Healthy chocolate: EU cocoa flavanol health claim ‘should be revised’, say researchers

By Oliver Nieburg contact

- Last updated on GMT

Study says 100 mg of specific flavanol epicatechin rather than 200 mg of total cocoa flavanols needed to improve blood flow.. Photo: iStock/Patrice_Chenier
Study says 100 mg of specific flavanol epicatechin rather than 200 mg of total cocoa flavanols needed to improve blood flow.. Photo: iStock/Patrice_Chenier
Cocoa flavanols do have cardiovascular health benefits, but more are needed in a single dose than the EU’s approved health claim, say researchers.

The European Food Safety Authority (EFSA)-approved claim – won by Barry Callebaut in 2013 - says dark chocolate, cocoa extracts and cocoa-based beverages with 200 mg of cocoa flavanols contribute to normal blood circulation by helping to maintain the elasticity of blood vessels.

But a study​ published this month in the journal Phytotherapy Research​ suggests 100 mg of the specific flavanol epicatechin is required and that 200 mg of total flavanols only contains 46 mg of epicatechin.

Speaking to ConfectioneryNews, Barry Callebaut said the approval of EFSA - an unbiased expert entity - had been granted after a thorough procedure requiring sound scientific evidence.  

Epicatechin at 100 mg

The new research by a team at the University of Frieburg, University Hospital of Basel and the University of Bonn claims 100 mg of the flavanol epicatechin has a greater impact on flow-mediated vasodilatation (FMD) than 200 mg of total cocoa flavanols.

It says 200 mg of cocoa flavanols will typically contain 46 mg of epicatechin along with other phenolic compounds such as catechin. 

'Cocoa flavanols' has been adopted to describe the collective mixture of flavanols, which includes catechin, epicatechin, leucocyanidin and anthocyanin.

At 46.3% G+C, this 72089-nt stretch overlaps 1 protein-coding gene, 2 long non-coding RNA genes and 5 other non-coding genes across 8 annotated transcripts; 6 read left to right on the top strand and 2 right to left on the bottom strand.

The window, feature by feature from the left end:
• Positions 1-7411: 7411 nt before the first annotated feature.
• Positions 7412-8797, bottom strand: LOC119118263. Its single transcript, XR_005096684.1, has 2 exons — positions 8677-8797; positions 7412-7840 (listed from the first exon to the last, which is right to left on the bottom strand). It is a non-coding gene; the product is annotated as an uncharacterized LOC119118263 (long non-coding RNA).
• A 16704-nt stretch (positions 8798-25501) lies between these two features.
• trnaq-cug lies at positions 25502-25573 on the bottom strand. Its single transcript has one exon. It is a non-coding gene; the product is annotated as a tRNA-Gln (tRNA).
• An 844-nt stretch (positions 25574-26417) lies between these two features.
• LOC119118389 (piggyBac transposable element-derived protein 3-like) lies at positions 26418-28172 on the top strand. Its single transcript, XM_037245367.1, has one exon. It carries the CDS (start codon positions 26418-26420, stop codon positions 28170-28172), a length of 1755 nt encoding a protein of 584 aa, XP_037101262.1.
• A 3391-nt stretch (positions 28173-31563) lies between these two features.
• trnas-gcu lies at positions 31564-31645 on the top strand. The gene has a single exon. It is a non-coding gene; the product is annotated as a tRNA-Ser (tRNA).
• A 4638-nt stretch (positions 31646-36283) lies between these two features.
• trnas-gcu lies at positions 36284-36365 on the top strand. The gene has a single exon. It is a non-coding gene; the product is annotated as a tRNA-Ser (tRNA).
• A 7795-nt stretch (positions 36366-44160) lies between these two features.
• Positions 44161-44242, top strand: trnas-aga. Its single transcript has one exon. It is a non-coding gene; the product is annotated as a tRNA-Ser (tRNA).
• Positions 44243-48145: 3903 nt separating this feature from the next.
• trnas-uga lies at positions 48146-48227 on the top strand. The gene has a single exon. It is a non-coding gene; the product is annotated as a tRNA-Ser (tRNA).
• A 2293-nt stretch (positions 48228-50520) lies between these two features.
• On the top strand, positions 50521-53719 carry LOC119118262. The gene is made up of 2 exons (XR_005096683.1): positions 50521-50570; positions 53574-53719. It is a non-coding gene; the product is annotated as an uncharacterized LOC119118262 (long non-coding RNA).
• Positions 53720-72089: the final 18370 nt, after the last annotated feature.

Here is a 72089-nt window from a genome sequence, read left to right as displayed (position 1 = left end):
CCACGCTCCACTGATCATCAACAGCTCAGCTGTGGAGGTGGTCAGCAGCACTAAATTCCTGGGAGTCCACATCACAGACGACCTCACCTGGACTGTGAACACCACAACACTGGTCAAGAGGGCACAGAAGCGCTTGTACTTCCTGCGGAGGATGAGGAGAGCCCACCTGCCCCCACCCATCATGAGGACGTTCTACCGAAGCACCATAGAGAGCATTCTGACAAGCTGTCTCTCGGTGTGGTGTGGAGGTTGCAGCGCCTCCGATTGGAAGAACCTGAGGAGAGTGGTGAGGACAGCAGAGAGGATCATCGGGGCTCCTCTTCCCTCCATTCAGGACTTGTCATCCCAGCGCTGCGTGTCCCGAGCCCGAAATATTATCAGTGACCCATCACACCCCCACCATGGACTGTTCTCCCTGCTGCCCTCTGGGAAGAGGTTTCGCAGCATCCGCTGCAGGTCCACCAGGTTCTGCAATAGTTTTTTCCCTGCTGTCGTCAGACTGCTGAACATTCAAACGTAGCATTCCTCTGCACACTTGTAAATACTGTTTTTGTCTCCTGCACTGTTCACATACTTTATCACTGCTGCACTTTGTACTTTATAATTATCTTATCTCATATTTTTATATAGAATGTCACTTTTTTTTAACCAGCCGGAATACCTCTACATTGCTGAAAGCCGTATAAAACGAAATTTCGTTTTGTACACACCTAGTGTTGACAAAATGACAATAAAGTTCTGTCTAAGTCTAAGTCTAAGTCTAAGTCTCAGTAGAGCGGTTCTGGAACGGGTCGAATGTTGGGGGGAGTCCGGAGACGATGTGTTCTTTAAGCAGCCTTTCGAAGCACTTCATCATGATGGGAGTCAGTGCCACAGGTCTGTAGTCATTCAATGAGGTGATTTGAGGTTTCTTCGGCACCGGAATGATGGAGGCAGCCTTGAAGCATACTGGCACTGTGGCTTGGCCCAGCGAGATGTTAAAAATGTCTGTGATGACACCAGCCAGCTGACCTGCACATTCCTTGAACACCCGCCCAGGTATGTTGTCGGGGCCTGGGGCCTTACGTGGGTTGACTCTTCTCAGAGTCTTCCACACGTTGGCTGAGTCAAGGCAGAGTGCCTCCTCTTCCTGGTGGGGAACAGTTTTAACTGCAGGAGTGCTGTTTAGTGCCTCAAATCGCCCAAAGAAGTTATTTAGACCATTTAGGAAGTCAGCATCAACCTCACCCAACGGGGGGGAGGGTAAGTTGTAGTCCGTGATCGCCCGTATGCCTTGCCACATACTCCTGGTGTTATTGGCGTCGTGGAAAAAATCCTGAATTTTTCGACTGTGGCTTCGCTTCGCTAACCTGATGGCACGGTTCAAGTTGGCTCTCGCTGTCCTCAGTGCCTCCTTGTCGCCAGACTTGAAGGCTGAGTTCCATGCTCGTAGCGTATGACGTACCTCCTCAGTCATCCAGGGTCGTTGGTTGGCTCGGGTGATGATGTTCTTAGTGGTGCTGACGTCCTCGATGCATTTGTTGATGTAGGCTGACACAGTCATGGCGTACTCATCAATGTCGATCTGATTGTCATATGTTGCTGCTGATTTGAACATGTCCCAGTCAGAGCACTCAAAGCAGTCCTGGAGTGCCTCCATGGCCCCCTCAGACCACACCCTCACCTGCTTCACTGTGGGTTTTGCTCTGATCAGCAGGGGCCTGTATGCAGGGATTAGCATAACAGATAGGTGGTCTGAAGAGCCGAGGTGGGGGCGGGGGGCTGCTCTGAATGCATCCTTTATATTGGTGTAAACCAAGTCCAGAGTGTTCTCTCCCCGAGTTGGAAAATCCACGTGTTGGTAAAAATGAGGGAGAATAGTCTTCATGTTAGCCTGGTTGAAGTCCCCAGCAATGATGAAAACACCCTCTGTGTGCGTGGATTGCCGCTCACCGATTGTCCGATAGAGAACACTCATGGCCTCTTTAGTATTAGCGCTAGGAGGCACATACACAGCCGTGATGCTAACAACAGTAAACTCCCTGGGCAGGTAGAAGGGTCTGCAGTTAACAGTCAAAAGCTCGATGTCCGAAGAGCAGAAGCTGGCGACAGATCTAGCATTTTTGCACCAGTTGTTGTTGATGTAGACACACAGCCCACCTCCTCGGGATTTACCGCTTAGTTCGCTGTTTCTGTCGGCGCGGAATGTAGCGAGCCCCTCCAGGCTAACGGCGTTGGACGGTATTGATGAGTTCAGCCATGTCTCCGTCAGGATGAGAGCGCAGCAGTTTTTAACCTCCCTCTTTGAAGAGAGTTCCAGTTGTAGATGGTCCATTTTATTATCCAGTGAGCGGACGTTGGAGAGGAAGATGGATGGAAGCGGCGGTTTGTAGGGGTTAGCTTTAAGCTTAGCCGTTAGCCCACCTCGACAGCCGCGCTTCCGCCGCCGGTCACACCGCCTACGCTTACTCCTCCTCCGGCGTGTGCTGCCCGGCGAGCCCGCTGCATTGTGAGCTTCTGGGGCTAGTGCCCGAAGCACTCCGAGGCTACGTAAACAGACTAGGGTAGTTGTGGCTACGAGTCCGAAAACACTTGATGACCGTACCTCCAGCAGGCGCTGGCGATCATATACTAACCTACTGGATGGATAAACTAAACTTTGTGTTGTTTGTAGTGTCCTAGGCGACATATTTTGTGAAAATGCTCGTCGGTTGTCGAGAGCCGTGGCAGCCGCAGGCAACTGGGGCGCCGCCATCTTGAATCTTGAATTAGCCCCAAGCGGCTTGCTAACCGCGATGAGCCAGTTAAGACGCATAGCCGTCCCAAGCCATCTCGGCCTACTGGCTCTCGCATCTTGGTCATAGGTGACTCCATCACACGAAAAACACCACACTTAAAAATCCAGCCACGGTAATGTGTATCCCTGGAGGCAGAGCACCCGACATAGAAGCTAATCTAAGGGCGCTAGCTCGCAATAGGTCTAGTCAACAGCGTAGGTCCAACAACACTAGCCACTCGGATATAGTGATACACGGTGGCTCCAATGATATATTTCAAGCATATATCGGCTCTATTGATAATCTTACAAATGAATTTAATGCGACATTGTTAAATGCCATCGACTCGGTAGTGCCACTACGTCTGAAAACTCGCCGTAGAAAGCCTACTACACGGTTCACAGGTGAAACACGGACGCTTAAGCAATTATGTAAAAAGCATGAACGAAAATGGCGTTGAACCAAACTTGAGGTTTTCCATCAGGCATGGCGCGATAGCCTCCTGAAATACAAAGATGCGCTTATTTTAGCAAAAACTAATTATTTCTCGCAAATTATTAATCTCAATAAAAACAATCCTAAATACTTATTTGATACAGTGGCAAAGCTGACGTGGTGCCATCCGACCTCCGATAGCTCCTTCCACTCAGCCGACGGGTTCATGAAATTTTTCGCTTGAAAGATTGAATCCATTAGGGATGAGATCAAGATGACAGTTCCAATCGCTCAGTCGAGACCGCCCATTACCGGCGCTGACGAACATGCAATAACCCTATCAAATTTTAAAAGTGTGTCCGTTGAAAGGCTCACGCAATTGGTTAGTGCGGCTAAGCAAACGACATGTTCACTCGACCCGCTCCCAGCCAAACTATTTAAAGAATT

The authors of the latest study say cocoa products with around 100 mg epicatechin can reliably increase FMD, while 900 mg of cocoa flavanols (equivalent to around 256 mg of epicatechin) may decrease blood pressure in specific individuals and/or if consumed over longer periods.

They said EFSA's 200 mg of cocoa flavanols recommendation “should be revised”,​ particularly as sugar is present in chocolate and numerous factors affect the absorption, metabolism and excretion of the flavanols.

Can the health claim be changed?

SS14biopic

Shane Starling, senior editor of our sister publication NutraIngredients has reported on health claims in the EU and beyond for over 15 years. He says: “EFSA has stuck steadfastly to its opinions since issuing its first in 2008 under the NHCR (nutrition and health claims regulation). I can think of two major occasions where it has altered them significantly. One change was due to an administrative oversight​ in the initial opinion for a weight loss nutrient but the claim was still rejected. Another was due to a reworked submission after an initial rejection in the case of prunes​ and bowel movement."

Thirteen systemic reviews analyzed

The conclusion comes after the researchers analyzed 13 systemic reviews on cocoa flavanols published since 2010.

The authors suggest earlier studies taken together indicate epicatechin is the key component for improved blood flow, and more specially a dose of 100 mg.

They pointed to a 2013 pilot study by Mogollon et al.​ that found no impact on flow-mediated vasodilatation (FMD) or blood pressure in pregnant women who consumed 400 mg flavanols per day.